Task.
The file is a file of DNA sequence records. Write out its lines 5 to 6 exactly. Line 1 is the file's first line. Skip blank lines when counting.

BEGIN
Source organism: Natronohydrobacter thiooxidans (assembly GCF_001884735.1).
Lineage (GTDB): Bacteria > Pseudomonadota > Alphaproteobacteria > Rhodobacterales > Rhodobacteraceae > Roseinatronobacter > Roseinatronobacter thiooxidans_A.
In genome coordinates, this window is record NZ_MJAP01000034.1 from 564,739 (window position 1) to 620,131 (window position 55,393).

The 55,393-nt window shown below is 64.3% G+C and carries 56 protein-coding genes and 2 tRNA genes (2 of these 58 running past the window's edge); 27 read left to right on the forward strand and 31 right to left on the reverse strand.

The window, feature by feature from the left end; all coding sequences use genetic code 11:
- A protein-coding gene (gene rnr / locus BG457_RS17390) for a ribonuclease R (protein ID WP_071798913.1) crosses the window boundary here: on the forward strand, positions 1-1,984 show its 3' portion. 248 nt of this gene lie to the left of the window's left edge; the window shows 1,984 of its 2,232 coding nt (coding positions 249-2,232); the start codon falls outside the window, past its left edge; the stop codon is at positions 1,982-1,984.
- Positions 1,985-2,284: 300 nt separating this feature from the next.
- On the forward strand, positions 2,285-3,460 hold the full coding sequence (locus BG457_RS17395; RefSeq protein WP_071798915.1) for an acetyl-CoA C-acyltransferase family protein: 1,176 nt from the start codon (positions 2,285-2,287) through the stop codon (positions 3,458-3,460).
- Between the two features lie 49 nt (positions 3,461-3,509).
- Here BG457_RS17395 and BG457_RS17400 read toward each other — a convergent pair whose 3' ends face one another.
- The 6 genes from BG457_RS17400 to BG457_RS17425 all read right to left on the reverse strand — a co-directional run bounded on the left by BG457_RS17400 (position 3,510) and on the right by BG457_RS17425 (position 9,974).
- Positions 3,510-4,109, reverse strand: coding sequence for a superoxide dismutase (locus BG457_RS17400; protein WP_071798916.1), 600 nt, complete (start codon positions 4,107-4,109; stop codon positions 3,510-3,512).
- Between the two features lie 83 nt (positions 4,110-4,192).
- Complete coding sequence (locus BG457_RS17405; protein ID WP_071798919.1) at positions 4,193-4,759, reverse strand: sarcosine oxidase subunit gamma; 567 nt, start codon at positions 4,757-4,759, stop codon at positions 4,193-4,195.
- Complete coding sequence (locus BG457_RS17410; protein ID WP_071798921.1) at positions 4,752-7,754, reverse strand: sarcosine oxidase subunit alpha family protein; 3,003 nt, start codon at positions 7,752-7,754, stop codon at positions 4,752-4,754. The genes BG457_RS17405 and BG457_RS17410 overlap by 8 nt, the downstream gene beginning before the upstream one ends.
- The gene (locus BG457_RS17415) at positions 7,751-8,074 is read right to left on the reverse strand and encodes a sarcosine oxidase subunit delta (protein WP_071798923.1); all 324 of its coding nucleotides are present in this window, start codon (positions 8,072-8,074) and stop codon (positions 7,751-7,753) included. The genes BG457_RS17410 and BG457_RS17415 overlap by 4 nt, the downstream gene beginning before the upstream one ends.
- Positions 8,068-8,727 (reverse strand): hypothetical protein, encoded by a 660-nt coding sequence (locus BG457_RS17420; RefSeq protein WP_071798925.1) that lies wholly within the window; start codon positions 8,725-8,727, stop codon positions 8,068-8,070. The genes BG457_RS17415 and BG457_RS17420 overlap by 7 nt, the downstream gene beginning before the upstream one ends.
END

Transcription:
The window, feature by feature from the left end; all coding sequences use genetic code 11:
- A protein-coding gene (gene rnr / locus BG457_RS17390) for a ribonuclease R (protein ID WP_071798913.1) crosses the window boundary here: on the forward strand, positions 1-1,984 show its 3' portion. 248 nt of this gene lie to the left of the window's left edge; the window shows 1,984 of its 2,232 coding nt (coding positions 249-2,232); the start codon falls outside the window, past its left edge; the stop codon is at positions 1,982-1,984.